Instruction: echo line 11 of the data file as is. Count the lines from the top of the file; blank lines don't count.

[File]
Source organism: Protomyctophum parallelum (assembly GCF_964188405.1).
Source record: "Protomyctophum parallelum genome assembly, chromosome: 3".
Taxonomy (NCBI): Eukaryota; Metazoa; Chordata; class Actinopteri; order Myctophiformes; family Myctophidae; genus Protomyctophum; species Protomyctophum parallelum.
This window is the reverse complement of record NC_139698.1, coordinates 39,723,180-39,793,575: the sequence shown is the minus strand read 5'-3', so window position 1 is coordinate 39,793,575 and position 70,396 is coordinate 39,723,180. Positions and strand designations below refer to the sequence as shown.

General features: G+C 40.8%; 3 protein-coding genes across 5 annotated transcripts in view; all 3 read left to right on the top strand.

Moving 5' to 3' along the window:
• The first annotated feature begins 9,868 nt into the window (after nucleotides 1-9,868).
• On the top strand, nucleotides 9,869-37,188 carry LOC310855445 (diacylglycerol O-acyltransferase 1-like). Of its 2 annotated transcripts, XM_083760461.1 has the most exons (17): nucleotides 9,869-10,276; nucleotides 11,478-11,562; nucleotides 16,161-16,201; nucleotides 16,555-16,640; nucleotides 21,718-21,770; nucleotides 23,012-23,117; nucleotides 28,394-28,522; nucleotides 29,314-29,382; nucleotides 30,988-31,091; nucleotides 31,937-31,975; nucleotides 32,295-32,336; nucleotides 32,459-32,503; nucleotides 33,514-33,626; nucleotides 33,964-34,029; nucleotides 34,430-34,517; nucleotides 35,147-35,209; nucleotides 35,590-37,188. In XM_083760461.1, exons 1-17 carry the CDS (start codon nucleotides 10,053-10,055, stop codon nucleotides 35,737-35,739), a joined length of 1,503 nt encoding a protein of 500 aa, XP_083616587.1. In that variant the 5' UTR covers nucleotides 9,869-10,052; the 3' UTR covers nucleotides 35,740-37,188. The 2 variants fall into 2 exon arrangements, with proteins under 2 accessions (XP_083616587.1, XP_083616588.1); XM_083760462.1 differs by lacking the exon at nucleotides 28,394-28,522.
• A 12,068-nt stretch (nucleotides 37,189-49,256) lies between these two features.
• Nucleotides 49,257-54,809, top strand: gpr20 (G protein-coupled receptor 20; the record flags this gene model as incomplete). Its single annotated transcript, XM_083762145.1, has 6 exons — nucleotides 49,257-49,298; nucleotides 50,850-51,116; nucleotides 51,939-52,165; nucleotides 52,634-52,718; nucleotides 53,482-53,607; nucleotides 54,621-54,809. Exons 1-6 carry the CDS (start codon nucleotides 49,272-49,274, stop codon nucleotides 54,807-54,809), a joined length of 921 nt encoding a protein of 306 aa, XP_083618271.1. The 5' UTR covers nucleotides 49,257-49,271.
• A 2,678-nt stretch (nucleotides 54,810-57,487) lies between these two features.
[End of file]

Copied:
• A 2,678-nt stretch (nucleotides 54,810-57,487) lies between these two features.